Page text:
468448 Theory of Margination in Blood and Other Multicomponent Suspensions

Monday, November 14, 2016
Market Street (Parc 55 San Francisco)
Michael Graham1, Rafael G. Henríquez Rivera1 and Xiao Zhang2, (1)Chemical and Biological Engineering, University of Wisconsin-Madison, Madison, WI, (2)University of Wisconsin-Madison, Madison, WI

A mechanistic theory is developed to describe distribution and segregation of particles in confined multicomponent suspensions such as blood. It incorporates the two key phenomena arising in these systems at low Reynolds number: hydrodynamic pair collisions and wall-induced migration. In simple shear flow, an analytical relationship is found for the depletion layer or “cell-free layer” thickness of deformable-particle suspensions in terms of confinement ratio and volume fraction. Based on this result, a master curve collapsing a wide variety of experimental and direct simulation results can be found. In multicomponent suspensions several regimes of segregation arise, depending on the value of a ``margination parameter'' M. Most importantly, there is a critical value of M below which a sharp ``drainage transition'' occurs: one component is completely depleted from the bulk flow to the vicinity of the walls. Direct simulations also exhibit this transition as the size or flexibility ratio of the components changes. Results are presented for both Couette and plane Poiseuille flow. Experiments performed in the laboratory of Wilbur Lam indicate the physiological and clinical importance of these observations.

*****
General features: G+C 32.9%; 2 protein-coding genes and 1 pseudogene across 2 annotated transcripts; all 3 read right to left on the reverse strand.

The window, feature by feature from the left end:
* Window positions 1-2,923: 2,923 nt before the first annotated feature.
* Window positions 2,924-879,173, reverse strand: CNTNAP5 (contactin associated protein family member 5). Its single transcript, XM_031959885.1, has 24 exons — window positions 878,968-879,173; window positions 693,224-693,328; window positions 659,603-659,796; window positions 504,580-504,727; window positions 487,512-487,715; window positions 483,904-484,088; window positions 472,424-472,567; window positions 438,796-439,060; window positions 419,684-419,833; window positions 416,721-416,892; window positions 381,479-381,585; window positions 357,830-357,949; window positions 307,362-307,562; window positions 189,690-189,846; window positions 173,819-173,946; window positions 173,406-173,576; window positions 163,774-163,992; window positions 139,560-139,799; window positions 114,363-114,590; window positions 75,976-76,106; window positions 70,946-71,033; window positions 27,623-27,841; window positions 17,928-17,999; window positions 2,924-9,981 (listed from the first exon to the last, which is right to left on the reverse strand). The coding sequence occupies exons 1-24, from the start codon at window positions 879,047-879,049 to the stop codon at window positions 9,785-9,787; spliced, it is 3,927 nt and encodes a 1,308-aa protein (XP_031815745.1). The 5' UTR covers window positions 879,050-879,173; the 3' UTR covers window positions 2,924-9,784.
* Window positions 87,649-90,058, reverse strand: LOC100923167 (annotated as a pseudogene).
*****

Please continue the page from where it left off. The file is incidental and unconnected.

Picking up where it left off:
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See more of this Session: Poster Session: Fluid Mechanics (Area 1J)
See more of this Group/Topical: Engineering Sciences and Fundamentals